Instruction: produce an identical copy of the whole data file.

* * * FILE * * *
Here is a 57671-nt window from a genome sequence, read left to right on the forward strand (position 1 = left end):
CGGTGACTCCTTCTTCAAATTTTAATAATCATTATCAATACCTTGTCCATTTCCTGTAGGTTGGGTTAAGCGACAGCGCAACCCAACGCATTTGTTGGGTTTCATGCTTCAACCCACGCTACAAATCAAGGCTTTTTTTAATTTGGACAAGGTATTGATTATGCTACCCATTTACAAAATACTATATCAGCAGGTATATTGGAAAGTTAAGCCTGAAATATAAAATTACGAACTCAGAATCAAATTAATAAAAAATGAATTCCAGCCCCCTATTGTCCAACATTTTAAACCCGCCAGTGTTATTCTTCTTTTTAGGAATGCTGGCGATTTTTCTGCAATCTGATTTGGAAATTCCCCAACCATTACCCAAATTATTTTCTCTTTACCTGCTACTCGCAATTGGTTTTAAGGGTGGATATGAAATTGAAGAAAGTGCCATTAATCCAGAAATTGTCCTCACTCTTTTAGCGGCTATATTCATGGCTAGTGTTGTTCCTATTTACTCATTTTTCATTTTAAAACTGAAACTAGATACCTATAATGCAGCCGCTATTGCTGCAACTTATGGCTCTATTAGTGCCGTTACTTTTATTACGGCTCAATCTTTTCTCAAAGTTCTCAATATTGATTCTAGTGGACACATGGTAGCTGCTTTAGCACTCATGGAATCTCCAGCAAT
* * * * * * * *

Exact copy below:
Here is a 57671-nt window from a genome sequence, read left to right on the forward strand (position 1 = left end):
CGGTGACTCCTTCTTCAAATTTTAATAATCATTATCAATACCTTGTCCATTTCCTGTAGGTTGGGTTAAGCGACAGCGCAACCCAACGCATTTGTTGGGTTTCATGCTTCAACCCACGCTACAAATCAAGGCTTTTTTTAATTTGGACAAGGTATTGATTATGCTACCCATTTACAAAATACTATATCAGCAGGTATATTGGAAAGTTAAGCCTGAAATATAAAATTACGAACTCAGAATCAAATTAATAAAAAATGAATTCCAGCCCCCTATTGTCCAACATTTTAAACCCGCCAGTGTTATTCTTCTTTTTAGGAATGCTGGCGATTTTTCTGCAATCTGATTTGGAAATTCCCCAACCATTACCCAAATTATTTTCTCTTTACCTGCTACTCGCAATTGGTTTTAAGGGTGGATATGAAATTGAAGAAAGTGCCATTAATCCAGAAATTGTCCTCACTCTTTTAGCGGCTATATTCATGGCTAGTGTTGTTCCTATTTACTCATTTTTCATTTTAAAACTGAAACTAGATACCTATAATGCAGCCGCTATTGCTGCAACTTATGGCTCTATTAGTGCCGTTACTTTTATTACGGCTCAATCTTTTCTCAAAGTTCTCAATATTGATTCTAGTGGACACATGGTAGCTGCTTTAGCACTCATGGAATCTCCAGCAAT